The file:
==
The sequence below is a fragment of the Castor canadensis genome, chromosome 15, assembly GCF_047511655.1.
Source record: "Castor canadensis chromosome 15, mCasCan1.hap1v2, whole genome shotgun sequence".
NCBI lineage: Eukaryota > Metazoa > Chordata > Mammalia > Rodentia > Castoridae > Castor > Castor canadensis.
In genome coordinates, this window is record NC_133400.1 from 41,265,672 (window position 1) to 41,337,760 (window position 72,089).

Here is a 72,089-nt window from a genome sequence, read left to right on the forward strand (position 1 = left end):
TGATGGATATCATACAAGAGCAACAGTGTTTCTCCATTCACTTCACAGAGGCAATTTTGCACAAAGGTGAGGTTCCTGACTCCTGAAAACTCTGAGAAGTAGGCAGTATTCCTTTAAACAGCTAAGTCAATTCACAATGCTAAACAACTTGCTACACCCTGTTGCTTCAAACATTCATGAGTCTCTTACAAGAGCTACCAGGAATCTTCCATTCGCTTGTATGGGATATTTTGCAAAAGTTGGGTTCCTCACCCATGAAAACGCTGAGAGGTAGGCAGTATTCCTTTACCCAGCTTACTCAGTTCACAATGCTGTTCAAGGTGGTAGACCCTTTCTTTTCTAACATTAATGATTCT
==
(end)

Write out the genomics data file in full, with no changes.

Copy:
The sequence below is a fragment of the Castor canadensis genome, chromosome 15, assembly GCF_047511655.1.
Source record: "Castor canadensis chromosome 15, mCasCan1.hap1v2, whole genome shotgun sequence".
NCBI lineage: Eukaryota > Metazoa > Chordata > Mammalia > Rodentia > Castoridae > Castor > Castor canadensis.
In genome coordinates, this window is record NC_133400.1 from 41,265,672 (window position 1) to 41,337,760 (window position 72,089).

Here is a 72,089-nt window from a genome sequence, read left to right on the forward strand (position 1 = left end):
TGATGGATATCATACAAGAGCAACAGTGTTTCTCCATTCACTTCACAGAGGCAATTTTGCACAAAGGTGAGGTTCCTGACTCCTGAAAACTCTGAGAAGTAGGCAGTATTCCTTTAAACAGCTAAGTCAATTCACAATGCTAAACAACTTGCTACACCCTGTTGCTTCAAACATTCATGAGTCTCTTACAAGAGCTACCAGGAATCTTCCATTCGCTTGTATGGGATATTTTGCAAAAGTTGGGTTCCTCACCCATGAAAACGCTGAGAGGTAGGCAGTATTCCTTTACCCAGCTTACTCAGTTCACAATGCTGTTCAAGGTGGTAGACCCTTTCTTTTCTAACATTAATGATTCT